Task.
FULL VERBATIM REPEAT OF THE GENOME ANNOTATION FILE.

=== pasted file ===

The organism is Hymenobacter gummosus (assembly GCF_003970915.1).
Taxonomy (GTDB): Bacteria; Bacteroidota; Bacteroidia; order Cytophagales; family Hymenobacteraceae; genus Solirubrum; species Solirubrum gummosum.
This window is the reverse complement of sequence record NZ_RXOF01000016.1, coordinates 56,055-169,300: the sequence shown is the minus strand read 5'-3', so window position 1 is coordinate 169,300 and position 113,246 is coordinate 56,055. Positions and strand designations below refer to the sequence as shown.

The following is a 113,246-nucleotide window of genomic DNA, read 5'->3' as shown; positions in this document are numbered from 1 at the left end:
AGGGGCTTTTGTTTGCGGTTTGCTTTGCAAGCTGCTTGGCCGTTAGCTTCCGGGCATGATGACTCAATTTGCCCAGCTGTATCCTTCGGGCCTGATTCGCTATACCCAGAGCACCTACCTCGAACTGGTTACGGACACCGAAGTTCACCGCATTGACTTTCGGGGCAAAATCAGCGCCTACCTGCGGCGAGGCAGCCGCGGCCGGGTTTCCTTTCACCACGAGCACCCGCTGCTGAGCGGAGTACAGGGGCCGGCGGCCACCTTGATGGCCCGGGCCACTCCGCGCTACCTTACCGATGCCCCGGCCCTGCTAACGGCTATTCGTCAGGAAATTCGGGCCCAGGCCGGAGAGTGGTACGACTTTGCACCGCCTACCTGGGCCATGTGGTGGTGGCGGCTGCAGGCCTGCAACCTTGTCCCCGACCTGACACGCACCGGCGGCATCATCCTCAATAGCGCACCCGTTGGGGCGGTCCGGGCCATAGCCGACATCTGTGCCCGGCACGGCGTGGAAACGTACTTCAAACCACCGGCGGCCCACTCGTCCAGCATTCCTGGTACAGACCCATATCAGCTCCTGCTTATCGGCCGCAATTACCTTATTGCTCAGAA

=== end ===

The organism is Hymenobacter gummosus (assembly GCF_003970915.1).
Taxonomy (GTDB): Bacteria; Bacteroidota; Bacteroidia; order Cytophagales; family Hymenobacteraceae; genus Solirubrum; species Solirubrum gummosum.
This window is the reverse complement of sequence record NZ_RXOF01000016.1, coordinates 56,055-169,300: the sequence shown is the minus strand read 5'-3', so window position 1 is coordinate 169,300 and position 113,246 is coordinate 56,055. Positions and strand designations below refer to the sequence as shown.

The following is a 113,246-nucleotide window of genomic DNA, read 5'->3' as shown; positions in this document are numbered from 1 at the left end:
AGGGGCTTTTGTTTGCGGTTTGCTTTGCAAGCTGCTTGGCCGTTAGCTTCCGGGCATGATGACTCAATTTGCCCAGCTGTATCCTTCGGGCCTGATTCGCTATACCCAGAGCACCTACCTCGAACTGGTTACGGACACCGAAGTTCACCGCATTGACTTTCGGGGCAAAATCAGCGCCTACCTGCGGCGAGGCAGCCGCGGCCGGGTTTCCTTTCACCACGAGCACCCGCTGCTGAGCGGAGTACAGGGGCCGGCGGCCACCTTGATGGCCCGGGCCACTCCGCGCTACCTTACCGATGCCCCGGCCCTGCTAACGGCTATTCGTCAGGAAATTCGGGCCCAGGCCGGAGAGTGGTACGACTTTGCACCGCCTACCTGGGCCATGTGGTGGTGGCGGCTGCAGGCCTGCAACCTTGTCCCCGACCTGACACGCACCGGCGGCATCATCCTCAATAGCGCACCCGTTGGGGCGGTCCGGGCCATAGCCGACATCTGTGCCCGGCACGGCGTGGAAACGTACTTCAAACCACCGGCGGCCCACTCGTCCAGCATTCCTGGTACAGACCCATATCAGCTCCTGCTTATCGGCCGCAATTACCTTATTGCTCAGAA